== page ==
When I first tried to start it, I would not hear the fuel pump prime with the key turned on and was not getting gas to the engine. I looked over all the wiring and cannot find any issue with the wiring that was there before. I have grounds that are needed with this swap and voltage where and when needed (pin #1, 37, 57) and grounds at pin 16, 20, 40, 60. Because of this I thought it was a computer problem. and that is why I now have a new computer.  I then swapped out ignition coil, and ignition switch.

I had spark, and compression, but still no fuel.  I hard wired the fuel pump to turn on with the key to get fuel to the fuel rail, and I have a fuel pressure gauge showing I have good fuel pressure. I have looked at the base timing continuously.  I think I have it timed correctly and I still may because I don't see what is wrong. I lined up the cam and the crankshaft to their appropriate marks on the timing cover and the distributor will be pointing to the #1 cylinder. The firing order set up is 1, 3, 4, 2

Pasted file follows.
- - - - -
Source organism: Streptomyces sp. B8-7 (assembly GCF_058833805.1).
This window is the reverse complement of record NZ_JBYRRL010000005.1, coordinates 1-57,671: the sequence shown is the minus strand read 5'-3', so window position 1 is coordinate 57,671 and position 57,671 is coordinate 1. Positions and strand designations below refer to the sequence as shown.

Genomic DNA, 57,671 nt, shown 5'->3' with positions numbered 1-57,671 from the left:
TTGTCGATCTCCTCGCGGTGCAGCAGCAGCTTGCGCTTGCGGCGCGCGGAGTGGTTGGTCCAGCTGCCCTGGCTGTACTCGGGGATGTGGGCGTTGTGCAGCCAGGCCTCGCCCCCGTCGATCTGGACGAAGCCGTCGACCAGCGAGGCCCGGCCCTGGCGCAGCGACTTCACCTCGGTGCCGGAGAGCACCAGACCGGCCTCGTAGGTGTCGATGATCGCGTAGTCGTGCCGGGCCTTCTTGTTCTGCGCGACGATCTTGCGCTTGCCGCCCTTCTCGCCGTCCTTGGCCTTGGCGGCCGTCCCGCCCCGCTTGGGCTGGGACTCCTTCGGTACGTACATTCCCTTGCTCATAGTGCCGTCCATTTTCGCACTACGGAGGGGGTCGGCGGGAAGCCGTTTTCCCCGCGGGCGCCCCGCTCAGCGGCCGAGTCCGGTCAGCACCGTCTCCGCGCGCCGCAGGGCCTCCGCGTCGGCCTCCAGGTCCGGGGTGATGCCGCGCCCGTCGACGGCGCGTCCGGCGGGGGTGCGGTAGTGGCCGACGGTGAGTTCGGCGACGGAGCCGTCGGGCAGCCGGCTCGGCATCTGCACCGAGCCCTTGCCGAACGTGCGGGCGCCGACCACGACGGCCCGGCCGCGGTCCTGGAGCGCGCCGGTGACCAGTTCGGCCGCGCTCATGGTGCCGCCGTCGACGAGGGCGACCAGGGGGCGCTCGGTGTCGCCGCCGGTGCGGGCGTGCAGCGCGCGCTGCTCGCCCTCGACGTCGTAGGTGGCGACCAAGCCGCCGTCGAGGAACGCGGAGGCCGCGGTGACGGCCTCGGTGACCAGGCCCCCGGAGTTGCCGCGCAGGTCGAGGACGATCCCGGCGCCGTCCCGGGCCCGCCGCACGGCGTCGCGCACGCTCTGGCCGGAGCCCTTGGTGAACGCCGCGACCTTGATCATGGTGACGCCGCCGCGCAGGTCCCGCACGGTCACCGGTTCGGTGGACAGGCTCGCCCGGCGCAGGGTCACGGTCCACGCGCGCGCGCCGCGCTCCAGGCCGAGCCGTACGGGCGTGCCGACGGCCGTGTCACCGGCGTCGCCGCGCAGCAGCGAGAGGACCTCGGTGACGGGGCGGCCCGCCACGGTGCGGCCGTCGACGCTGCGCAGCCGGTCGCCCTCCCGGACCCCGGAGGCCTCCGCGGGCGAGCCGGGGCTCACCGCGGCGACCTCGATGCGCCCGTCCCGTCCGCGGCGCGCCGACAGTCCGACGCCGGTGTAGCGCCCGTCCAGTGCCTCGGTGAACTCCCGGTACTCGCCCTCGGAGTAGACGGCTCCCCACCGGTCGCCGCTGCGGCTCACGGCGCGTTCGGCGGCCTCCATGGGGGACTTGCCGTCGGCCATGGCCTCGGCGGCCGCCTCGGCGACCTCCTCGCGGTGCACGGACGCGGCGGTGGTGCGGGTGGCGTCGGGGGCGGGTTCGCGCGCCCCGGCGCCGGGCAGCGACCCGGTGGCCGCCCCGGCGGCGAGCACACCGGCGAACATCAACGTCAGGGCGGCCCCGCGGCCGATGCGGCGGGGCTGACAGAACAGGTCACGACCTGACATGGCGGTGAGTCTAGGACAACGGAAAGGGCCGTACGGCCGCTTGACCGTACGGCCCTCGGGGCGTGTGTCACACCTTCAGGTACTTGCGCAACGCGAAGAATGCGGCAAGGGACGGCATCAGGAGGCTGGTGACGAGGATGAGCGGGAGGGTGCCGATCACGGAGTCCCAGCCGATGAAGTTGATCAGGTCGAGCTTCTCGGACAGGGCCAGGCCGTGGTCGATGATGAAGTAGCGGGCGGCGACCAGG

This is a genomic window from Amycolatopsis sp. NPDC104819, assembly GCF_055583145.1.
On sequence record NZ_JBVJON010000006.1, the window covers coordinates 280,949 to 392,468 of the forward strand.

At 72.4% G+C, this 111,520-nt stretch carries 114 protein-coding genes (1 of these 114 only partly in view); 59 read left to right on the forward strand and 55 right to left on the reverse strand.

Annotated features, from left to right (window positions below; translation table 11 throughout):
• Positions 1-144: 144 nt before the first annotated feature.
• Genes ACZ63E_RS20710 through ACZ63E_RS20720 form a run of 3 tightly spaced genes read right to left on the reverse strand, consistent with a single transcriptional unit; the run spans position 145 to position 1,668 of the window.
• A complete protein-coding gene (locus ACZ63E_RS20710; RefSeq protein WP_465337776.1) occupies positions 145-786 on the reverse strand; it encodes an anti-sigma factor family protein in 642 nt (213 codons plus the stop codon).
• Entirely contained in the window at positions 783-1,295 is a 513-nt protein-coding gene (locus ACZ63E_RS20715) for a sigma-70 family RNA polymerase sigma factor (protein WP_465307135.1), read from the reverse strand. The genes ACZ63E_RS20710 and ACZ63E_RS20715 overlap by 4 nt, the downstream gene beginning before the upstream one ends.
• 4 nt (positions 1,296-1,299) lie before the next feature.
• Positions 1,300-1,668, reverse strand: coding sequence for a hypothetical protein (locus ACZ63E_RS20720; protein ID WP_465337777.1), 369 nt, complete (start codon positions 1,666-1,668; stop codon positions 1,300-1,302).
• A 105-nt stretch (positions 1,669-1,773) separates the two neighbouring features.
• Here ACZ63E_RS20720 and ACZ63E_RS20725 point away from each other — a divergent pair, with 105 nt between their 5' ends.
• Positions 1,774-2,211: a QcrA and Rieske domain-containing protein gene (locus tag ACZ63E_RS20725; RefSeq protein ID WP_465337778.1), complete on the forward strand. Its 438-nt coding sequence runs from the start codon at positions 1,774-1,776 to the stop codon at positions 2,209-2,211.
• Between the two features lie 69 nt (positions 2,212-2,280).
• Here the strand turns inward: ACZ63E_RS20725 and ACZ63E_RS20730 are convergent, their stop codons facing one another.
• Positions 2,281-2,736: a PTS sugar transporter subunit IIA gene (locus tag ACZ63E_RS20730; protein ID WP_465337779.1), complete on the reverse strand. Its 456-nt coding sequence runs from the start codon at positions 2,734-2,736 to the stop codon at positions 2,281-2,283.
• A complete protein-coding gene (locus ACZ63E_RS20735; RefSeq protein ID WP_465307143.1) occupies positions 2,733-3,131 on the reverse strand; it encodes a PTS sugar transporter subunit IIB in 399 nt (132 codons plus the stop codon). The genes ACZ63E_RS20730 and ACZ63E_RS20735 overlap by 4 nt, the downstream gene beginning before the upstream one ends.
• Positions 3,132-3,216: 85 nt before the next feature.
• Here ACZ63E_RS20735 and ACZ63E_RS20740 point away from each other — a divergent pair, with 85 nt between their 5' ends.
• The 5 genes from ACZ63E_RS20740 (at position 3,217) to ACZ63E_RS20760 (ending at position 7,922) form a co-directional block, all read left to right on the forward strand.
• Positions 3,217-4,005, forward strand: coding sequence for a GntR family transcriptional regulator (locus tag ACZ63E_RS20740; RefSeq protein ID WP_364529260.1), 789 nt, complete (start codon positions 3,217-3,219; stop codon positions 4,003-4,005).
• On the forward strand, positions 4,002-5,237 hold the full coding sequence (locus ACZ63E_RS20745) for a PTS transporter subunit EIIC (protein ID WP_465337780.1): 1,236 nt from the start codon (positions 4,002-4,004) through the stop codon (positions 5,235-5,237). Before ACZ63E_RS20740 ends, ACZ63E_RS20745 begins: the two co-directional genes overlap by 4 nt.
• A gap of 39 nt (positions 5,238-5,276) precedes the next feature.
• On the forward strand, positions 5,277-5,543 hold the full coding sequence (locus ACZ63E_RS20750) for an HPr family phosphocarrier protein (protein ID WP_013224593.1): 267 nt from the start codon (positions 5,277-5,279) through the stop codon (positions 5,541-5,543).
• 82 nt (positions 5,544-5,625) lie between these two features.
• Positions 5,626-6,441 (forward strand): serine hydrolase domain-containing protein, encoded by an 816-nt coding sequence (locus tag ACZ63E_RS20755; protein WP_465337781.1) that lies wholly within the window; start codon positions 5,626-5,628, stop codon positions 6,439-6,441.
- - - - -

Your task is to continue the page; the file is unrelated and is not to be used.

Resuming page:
I have yet to checked the pulsing of the injector harness but I plan on doing that today I can get a tool.  When the pump would not run I was looking at the IRCM to be the culprit, but would it also have an effect on the injector harness?

I am at a loss. I know it is hard to diagnose without being able to see the car but may I be overlooking? I took a plug out after attempting to start and I don't think it was wet. I could smell gas but I don't think it was wet enough to say I was getting fuel from the injectors. What would cause them not to pulse, if this turns out to be the culprit?